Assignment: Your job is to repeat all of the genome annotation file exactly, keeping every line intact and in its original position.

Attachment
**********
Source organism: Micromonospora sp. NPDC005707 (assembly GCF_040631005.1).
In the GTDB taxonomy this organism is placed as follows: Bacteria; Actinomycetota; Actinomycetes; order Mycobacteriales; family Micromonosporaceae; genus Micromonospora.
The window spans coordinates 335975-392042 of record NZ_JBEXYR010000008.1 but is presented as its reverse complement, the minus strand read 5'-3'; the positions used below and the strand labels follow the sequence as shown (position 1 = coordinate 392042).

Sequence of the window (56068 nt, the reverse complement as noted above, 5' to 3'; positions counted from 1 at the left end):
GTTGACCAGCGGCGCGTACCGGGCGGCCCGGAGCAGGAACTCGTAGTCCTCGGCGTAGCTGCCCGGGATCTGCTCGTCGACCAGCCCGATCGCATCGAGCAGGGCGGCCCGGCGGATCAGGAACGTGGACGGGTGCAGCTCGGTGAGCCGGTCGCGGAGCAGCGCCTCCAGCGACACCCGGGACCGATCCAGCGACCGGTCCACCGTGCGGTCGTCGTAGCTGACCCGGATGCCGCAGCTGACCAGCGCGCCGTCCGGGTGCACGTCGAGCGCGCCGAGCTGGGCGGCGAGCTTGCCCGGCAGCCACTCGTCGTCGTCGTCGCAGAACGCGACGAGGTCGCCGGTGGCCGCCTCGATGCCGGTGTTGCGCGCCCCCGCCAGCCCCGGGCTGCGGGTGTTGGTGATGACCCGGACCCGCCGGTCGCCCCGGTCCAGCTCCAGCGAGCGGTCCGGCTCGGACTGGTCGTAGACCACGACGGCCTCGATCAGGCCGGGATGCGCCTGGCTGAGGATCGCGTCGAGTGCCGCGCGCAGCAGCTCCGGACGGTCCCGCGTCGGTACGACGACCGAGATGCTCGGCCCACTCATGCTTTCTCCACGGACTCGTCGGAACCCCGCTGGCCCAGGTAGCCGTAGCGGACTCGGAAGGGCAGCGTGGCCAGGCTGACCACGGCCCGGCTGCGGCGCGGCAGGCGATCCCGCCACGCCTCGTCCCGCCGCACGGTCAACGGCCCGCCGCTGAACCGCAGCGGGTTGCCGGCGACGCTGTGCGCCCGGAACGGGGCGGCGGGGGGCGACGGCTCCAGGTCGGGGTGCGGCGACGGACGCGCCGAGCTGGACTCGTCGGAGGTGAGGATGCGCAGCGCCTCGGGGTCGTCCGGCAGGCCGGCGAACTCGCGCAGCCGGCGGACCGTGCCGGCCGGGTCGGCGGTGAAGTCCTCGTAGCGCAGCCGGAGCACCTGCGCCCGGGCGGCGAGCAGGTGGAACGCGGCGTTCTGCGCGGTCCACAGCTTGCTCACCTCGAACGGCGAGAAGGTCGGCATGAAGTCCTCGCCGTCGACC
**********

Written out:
Source organism: Micromonospora sp. NPDC005707 (assembly GCF_040631005.1).
In the GTDB taxonomy this organism is placed as follows: Bacteria; Actinomycetota; Actinomycetes; order Mycobacteriales; family Micromonosporaceae; genus Micromonospora.
The window spans coordinates 335975-392042 of record NZ_JBEXYR010000008.1 but is presented as its reverse complement, the minus strand read 5'-3'; the positions used below and the strand labels follow the sequence as shown (position 1 = coordinate 392042).

Sequence of the window (56068 nt, the reverse complement as noted above, 5' to 3'; positions counted from 1 at the left end):
GTTGACCAGCGGCGCGTACCGGGCGGCCCGGAGCAGGAACTCGTAGTCCTCGGCGTAGCTGCCCGGGATCTGCTCGTCGACCAGCCCGATCGCATCGAGCAGGGCGGCCCGGCGGATCAGGAACGTGGACGGGTGCAGCTCGGTGAGCCGGTCGCGGAGCAGCGCCTCCAGCGACACCCGGGACCGATCCAGCGACCGGTCCACCGTGCGGTCGTCGTAGCTGACCCGGATGCCGCAGCTGACCAGCGCGCCGTCCGGGTGCACGTCGAGCGCGCCGAGCTGGGCGGCGAGCTTGCCCGGCAGCCACTCGTCGTCGTCGTCGCAGAACGCGACGAGGTCGCCGGTGGCCGCCTCGATGCCGGTGTTGCGCGCCCCCGCCAGCCCCGGGCTGCGGGTGTTGGTGATGACCCGGACCCGCCGGTCGCCCCGGTCCAGCTCCAGCGAGCGGTCCGGCTCGGACTGGTCGTAGACCACGACGGCCTCGATCAGGCCGGGATGCGCCTGGCTGAGGATCGCGTCGAGTGCCGCGCGCAGCAGCTCCGGACGGTCCCGCGTCGGTACGACGACCGAGATGCTCGGCCCACTCATGCTTTCTCCACGGACTCGTCGGAACCCCGCTGGCCCAGGTAGCCGTAGCGGACTCGGAAGGGCAGCGTGGCCAGGCTGACCACGGCCCGGCTGCGGCGCGGCAGGCGATCCCGCCACGCCTCGTCCCGCCGCACGGTCAACGGCCCGCCGCTGAACCGCAGCGGGTTGCCGGCGACGCTGTGCGCCCGGAACGGGGCGGCGGGGGGCGACGGCTCCAGGTCGGGGTGCGGCGACGGACGCGCCGAGCTGGACTCGTCGGAGGTGAGGATGCGCAGCGCCTCGGGGTCGTCCGGCAGGCCGGCGAACTCGCGCAGCCGGCGGACCGTGCCGGCCGGGTCGGCGGTGAAGTCCTCGTAGCGCAGCCGGAGCACCTGCGCCCGGGCGGCGAGCAGGTGGAACGCGGCGTTCTGCGCGGTCCACAGCTTGCTCACCTCGAACGGCGAGAAGGTCGGCATGAAGTCCTCGCCGTCGACC